ISO-NE had no storage in its interconnection queue a couple years ago. It now has more than 500 MW of grid-scale energy storage proposals in the queue, a number that has been growing even in recent weeks, said Christopher Parent, the RTO’s director of market development.
“I think that speaks highly both to state policy in the region driving interest in storage,” Parent said, “but also to the fact that storage itself is becoming a more commercially viable product and can actually participate in the market, potentially on a merchant basis as its costs continue to decline.”
Dan Finn-Foley, senior energy storage analyst for GTM Research, said “energy storage costs have dropped dramatically over the past few years” and projected the trend to continue. ESA figures show the costs for large-scale storage systems declined by 50% since 2014, and Finn-Foley estimates those costs will drop an additional 35% by 2022.
“Storage’s participation in the wholesale market depends on size, location and function — what they want to do,” Parent said.
He noted the RTO is applying the same market cost allocation exemptions to storage that are applied to pumped hydro — uplift charges, for example — and for the same reasons: the reliability services they provide to the grid.
Galen Nelson, senior director for innovation and industry support at the Massachusetts Clean Energy Center, said, “I think it’s interesting to note that two out of three offshore wind applicants included storage in their 83-C proposals, so that community is seeing storage as a key asset to improve the economic viability and attractiveness of those proposals.”
Finn-Foley said there could be a 20-GW opportunity for storage to replace costly gas-fired peaker plants.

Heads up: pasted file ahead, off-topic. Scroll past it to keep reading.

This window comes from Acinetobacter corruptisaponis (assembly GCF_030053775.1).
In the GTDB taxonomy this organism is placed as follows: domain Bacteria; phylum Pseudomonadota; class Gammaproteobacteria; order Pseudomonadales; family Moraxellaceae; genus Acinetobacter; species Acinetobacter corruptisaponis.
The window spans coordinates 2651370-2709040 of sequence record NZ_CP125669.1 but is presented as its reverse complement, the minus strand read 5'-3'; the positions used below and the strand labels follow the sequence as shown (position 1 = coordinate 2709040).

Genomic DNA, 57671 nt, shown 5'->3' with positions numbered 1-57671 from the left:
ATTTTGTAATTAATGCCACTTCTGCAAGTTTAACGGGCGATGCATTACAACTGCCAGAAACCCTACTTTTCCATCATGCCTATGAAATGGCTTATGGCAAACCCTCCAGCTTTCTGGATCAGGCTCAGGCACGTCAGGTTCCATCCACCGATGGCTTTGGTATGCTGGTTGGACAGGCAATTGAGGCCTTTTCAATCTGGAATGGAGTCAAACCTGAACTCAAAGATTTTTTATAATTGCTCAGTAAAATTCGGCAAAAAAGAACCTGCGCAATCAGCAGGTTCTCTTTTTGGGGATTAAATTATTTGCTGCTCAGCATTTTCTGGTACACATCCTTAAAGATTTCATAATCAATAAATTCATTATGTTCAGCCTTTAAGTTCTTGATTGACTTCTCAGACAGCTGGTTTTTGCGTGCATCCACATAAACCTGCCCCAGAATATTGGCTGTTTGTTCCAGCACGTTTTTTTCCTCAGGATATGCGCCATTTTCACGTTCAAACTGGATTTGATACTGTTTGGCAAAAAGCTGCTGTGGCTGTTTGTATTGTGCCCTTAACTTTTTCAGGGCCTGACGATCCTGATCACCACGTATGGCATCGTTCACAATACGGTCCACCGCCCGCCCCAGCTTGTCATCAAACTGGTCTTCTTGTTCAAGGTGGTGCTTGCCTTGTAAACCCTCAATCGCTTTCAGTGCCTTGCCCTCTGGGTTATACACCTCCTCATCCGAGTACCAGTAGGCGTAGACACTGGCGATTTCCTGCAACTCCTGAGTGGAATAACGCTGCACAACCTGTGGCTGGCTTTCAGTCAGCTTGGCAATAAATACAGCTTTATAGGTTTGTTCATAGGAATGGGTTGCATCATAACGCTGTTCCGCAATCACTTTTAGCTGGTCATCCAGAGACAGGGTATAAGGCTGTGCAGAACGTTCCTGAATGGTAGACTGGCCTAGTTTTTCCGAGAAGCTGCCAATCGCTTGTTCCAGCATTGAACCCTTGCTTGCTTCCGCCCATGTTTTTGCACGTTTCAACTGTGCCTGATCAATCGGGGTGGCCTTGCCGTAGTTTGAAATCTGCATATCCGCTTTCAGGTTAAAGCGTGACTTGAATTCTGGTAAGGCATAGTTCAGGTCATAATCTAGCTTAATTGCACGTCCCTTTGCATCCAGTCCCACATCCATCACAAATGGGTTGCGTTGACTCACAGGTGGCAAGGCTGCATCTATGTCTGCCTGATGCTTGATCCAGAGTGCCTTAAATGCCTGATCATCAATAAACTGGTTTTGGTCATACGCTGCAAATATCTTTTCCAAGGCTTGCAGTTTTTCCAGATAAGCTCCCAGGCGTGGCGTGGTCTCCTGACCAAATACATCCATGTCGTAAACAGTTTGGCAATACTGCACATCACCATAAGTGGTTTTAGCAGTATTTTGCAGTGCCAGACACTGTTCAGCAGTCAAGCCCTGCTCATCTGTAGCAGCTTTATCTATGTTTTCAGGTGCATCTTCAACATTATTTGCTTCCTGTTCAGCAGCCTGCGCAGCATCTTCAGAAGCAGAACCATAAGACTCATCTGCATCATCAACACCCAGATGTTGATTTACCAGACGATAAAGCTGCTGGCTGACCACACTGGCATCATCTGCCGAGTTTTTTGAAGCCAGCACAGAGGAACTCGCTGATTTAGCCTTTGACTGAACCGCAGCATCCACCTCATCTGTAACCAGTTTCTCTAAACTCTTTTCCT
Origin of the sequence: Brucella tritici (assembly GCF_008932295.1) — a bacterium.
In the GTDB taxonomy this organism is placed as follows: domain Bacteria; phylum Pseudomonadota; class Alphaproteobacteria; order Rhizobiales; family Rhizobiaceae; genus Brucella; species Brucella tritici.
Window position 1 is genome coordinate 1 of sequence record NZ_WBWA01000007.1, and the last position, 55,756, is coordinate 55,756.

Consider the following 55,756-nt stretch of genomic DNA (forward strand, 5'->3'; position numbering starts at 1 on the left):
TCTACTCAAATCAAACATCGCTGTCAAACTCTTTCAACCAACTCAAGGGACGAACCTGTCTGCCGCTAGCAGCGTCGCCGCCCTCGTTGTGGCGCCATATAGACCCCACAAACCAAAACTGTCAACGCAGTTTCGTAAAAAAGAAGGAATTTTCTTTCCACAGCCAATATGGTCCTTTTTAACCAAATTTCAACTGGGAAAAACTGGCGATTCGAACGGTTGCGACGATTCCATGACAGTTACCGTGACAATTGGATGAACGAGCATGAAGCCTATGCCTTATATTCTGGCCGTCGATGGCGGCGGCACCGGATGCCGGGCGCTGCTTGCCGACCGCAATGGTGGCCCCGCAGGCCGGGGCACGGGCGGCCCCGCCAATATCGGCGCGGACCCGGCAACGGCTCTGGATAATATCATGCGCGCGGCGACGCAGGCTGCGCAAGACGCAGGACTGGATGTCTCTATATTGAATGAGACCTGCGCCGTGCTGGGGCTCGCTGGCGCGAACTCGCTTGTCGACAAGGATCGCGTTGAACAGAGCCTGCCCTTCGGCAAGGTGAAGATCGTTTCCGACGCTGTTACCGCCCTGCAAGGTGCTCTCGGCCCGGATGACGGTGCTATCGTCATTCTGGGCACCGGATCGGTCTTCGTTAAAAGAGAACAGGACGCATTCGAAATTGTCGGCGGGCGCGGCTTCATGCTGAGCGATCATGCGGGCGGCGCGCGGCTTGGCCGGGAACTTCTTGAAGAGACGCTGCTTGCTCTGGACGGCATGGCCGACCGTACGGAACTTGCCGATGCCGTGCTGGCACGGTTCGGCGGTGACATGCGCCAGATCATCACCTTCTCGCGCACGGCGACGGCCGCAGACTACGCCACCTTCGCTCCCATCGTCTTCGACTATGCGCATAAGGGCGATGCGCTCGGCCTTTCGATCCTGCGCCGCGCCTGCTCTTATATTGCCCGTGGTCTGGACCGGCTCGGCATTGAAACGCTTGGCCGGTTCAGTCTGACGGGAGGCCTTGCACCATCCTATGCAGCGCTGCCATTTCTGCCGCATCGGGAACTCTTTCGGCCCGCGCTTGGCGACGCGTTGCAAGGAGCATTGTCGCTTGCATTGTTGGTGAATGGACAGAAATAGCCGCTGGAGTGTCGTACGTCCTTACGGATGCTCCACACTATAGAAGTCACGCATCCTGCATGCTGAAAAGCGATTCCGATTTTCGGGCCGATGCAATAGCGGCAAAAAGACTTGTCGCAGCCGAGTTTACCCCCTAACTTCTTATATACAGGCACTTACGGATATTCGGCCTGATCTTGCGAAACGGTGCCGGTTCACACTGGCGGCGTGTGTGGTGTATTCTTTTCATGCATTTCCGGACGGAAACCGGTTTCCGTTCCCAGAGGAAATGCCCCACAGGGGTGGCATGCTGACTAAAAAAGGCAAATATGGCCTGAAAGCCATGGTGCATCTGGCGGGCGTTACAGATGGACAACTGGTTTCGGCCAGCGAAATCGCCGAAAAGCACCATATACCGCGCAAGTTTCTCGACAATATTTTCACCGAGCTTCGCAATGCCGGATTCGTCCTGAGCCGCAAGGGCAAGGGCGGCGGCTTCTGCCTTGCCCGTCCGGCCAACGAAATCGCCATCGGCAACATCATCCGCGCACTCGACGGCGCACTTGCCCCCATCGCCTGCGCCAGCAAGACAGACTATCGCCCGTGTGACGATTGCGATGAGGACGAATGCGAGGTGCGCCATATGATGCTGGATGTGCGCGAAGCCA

“In California, several natural gas peaking plants that were planned have been either scrapped or they’re being re-examined, with energy storage potential taking over there,” Finn-Foley said. “In addition, in Arizona they’re putting a moratorium on new natural gas plants, focusing on energy storage instead.”
Storage is unique in many ways because it can participate in markets on so many different levels, Parent said.
“Eventually you could put storage behind commercial very easily and I think that’s where it becomes unique, because if someone comes to me and says, ‘I have this great storage project, I want to participate in your markets,’ [the] first question I ask is: ‘What is your project?’” he said.
The RTO must first understand how a project wants to participate, which is a function of its size, location and purpose, Parent said.
“Some project developers come to us and they don’t even want to participate in the markets, they just want to understand how to interconnect,” Parent said. “They’re focused on demand charge savings.”
Asked about how the RTO treats solar facilities with storage capabilities, Parent said its prefers to directly meter solar.
For smaller applications, “we feel we get a much more efficient outcome by modeling those facilities discretely, so we’re dispatching and taking full advantage of the capability of the battery, and also in effect letting the solar participate in the market based on its physical characteristics,” Parent said.
“What we see is when we start bundling facilities together, our ability to efficiently dispatch that facility and count ancillary services on it actually starts to disappear,” he said.
— Michael Kuser